To avoid dangerous water loss in summer, don’t work a horse hard when temperature and/or humidity are high, and don’t withhold water when he’s overheated from exertion. It’s safe to water a hot horse as long as the water is not cold, and as long as he continues exercise after drinking (such as walking him after his work). Ice-cold water may cause intestinal cramping and muscle problems if the horse is standing idle after drinking, with his blood rushing from the muscles to warm the cold water in his gut. Lukewarm water is always safer. Water that sits in a tank out in the sunshine may get too warm, however, and horses will refuse to drink it.

Most horses prefer water below 75 degrees F. (between 60 and 75 degrees, in summer, and above 40 degrees in winter). In hot weather, it’s wise to situate water tanks and tubs in shady areas. In a pasture or paddock, make sure the water sources are located where all horses can have easy access (not in a corner where a bossy horse may keep others away), and have the feeding area well away from the water. If some of the feed is close to the water, the boss horse may eat there, and the lower ranking individuals may be reluctant to go by him to get to the water.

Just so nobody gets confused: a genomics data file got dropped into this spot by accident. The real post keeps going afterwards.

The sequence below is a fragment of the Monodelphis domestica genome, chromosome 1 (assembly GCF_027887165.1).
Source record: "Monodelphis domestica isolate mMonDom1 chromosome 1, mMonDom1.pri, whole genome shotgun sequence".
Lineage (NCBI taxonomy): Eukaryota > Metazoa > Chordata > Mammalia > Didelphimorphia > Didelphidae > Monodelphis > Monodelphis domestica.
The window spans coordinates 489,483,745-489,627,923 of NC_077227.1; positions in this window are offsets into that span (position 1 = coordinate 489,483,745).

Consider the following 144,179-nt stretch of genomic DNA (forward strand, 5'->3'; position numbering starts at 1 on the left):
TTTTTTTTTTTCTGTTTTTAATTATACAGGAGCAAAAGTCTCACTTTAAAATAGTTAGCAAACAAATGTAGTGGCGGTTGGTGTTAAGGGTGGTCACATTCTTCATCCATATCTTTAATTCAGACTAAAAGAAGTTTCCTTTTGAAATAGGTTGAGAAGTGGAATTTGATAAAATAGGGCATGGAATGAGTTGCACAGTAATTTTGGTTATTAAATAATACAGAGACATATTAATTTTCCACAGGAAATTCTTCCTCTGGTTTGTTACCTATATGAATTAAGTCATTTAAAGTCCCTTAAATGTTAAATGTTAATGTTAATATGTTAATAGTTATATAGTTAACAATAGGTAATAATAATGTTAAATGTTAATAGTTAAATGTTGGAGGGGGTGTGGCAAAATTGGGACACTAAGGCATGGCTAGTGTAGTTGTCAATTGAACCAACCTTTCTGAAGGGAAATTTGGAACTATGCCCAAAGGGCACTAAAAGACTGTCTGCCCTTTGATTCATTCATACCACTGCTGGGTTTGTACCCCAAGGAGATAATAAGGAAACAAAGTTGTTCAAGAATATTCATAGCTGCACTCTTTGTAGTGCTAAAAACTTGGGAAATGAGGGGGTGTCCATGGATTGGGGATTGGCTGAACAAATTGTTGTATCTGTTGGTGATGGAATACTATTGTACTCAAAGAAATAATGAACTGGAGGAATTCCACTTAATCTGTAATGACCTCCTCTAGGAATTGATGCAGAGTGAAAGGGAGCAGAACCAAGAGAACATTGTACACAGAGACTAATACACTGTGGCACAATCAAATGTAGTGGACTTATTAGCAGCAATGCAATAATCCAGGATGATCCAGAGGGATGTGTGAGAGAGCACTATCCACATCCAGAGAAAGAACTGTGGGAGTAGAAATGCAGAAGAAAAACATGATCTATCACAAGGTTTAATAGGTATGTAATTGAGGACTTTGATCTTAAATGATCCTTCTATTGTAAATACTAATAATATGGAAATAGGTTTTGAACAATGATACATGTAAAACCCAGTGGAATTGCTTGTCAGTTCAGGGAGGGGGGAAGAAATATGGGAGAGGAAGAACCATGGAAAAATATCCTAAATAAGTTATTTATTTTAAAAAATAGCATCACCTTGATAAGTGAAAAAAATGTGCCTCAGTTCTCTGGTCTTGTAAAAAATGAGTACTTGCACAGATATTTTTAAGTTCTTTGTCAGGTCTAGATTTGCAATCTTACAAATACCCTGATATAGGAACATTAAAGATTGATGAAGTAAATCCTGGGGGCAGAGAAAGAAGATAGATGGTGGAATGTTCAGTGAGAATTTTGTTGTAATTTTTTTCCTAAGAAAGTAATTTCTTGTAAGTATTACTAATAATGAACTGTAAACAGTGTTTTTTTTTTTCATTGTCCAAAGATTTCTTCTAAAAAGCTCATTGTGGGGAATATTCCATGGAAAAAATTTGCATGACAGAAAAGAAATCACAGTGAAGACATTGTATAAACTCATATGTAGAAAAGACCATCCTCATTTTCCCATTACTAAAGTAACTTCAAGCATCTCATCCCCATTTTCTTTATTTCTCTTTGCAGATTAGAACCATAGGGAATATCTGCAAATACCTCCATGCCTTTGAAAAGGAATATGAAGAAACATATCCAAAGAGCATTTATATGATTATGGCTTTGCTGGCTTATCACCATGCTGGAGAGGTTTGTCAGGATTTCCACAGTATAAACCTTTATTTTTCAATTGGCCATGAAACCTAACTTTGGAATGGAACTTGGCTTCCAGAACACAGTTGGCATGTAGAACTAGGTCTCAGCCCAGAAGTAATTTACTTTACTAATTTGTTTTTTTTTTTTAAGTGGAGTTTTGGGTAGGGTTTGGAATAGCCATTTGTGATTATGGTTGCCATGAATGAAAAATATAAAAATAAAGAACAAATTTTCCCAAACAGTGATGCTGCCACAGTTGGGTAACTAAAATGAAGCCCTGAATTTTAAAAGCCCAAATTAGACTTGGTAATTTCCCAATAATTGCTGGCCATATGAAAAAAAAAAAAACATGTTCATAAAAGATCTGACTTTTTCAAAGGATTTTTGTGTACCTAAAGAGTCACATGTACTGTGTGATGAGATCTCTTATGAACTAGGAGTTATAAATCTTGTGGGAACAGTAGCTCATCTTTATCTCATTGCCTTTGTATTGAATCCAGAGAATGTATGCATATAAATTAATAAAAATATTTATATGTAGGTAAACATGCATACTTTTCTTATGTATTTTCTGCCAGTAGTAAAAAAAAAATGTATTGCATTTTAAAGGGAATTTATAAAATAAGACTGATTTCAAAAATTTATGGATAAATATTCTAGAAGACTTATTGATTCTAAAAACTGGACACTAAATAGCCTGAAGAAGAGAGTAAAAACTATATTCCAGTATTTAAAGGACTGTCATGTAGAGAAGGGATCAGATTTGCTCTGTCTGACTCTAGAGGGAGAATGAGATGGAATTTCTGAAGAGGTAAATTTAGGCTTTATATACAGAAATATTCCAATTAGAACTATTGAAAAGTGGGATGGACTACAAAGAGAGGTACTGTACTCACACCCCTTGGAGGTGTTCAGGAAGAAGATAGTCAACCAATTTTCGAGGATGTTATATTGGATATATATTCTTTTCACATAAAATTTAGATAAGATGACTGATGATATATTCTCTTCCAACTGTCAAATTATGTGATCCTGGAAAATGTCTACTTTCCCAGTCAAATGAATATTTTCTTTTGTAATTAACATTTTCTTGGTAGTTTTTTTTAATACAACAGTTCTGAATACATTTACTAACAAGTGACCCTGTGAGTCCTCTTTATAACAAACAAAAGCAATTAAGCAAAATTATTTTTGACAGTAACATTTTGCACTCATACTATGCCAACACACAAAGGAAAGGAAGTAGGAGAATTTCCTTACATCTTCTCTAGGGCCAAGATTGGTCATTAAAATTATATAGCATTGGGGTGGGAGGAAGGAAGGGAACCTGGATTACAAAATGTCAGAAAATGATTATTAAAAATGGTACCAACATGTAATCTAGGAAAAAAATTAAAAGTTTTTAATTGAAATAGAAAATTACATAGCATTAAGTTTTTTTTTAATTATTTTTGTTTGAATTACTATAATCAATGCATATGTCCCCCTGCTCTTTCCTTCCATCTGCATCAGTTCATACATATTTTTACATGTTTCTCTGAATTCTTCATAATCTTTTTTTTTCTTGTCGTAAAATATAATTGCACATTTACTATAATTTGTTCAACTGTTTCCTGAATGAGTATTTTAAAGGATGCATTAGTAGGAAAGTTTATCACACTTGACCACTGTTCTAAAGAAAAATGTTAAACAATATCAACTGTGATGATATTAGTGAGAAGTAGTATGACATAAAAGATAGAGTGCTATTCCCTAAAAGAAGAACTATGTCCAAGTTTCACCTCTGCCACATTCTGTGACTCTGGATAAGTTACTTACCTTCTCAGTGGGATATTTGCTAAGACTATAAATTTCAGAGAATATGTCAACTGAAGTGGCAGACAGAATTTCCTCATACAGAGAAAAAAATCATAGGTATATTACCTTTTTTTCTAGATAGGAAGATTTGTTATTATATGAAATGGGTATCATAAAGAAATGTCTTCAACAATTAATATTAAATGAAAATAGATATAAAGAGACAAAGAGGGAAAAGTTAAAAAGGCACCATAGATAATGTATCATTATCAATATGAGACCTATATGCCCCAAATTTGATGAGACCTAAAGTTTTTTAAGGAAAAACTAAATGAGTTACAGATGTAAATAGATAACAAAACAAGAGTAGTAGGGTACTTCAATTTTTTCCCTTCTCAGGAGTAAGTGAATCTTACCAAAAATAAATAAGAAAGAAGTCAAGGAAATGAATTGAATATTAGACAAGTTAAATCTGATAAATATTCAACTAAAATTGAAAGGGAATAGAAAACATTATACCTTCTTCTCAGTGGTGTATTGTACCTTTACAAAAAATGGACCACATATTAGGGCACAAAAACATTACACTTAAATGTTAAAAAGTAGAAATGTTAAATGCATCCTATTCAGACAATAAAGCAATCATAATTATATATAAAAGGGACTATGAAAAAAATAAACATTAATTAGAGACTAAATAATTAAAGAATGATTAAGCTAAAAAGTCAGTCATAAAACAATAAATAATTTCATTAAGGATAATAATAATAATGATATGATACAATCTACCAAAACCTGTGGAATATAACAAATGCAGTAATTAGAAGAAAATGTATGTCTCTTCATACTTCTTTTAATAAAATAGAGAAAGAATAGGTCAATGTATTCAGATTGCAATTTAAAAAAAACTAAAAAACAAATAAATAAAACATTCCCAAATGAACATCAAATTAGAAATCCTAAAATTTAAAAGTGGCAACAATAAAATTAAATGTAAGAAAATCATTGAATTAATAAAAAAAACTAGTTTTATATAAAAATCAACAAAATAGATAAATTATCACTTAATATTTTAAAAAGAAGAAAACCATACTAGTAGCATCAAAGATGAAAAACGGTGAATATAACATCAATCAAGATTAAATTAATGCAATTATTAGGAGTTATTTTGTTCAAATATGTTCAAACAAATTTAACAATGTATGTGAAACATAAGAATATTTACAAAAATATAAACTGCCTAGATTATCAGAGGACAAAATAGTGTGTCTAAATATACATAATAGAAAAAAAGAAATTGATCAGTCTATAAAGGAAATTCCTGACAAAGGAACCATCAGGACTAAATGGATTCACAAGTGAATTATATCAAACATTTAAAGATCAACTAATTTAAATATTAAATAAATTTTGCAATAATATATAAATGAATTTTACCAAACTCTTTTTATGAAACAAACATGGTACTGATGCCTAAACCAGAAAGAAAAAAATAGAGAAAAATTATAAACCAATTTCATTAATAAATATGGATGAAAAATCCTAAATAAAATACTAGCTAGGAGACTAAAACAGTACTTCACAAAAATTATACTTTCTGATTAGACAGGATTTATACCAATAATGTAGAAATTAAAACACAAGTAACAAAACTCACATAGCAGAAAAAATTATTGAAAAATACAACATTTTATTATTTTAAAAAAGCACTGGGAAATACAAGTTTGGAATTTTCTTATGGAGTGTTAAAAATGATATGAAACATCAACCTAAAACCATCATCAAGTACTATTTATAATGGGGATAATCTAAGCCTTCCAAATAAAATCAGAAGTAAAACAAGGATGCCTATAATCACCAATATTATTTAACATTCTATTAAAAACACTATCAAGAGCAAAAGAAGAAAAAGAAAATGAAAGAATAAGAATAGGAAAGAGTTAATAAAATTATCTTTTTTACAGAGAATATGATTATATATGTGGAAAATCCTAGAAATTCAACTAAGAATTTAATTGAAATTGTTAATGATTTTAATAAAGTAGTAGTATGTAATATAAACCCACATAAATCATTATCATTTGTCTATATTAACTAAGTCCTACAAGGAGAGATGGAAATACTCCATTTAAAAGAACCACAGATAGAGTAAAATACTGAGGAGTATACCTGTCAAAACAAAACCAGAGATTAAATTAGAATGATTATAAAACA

Estimates of how much water a horse needs are only guidelines, since every horse is different. Many factors will influence actual water consumption. One study documented daily water intake of one horse for a year. The wide variation in his consumption (which was a low of 2 gallons and a high of 20 gallons per day) illustrates the fact that there is no set standard. The best situation is to provide easy access to plenty of fresh, clean water at all times, with the water being warmed during severely cold weather.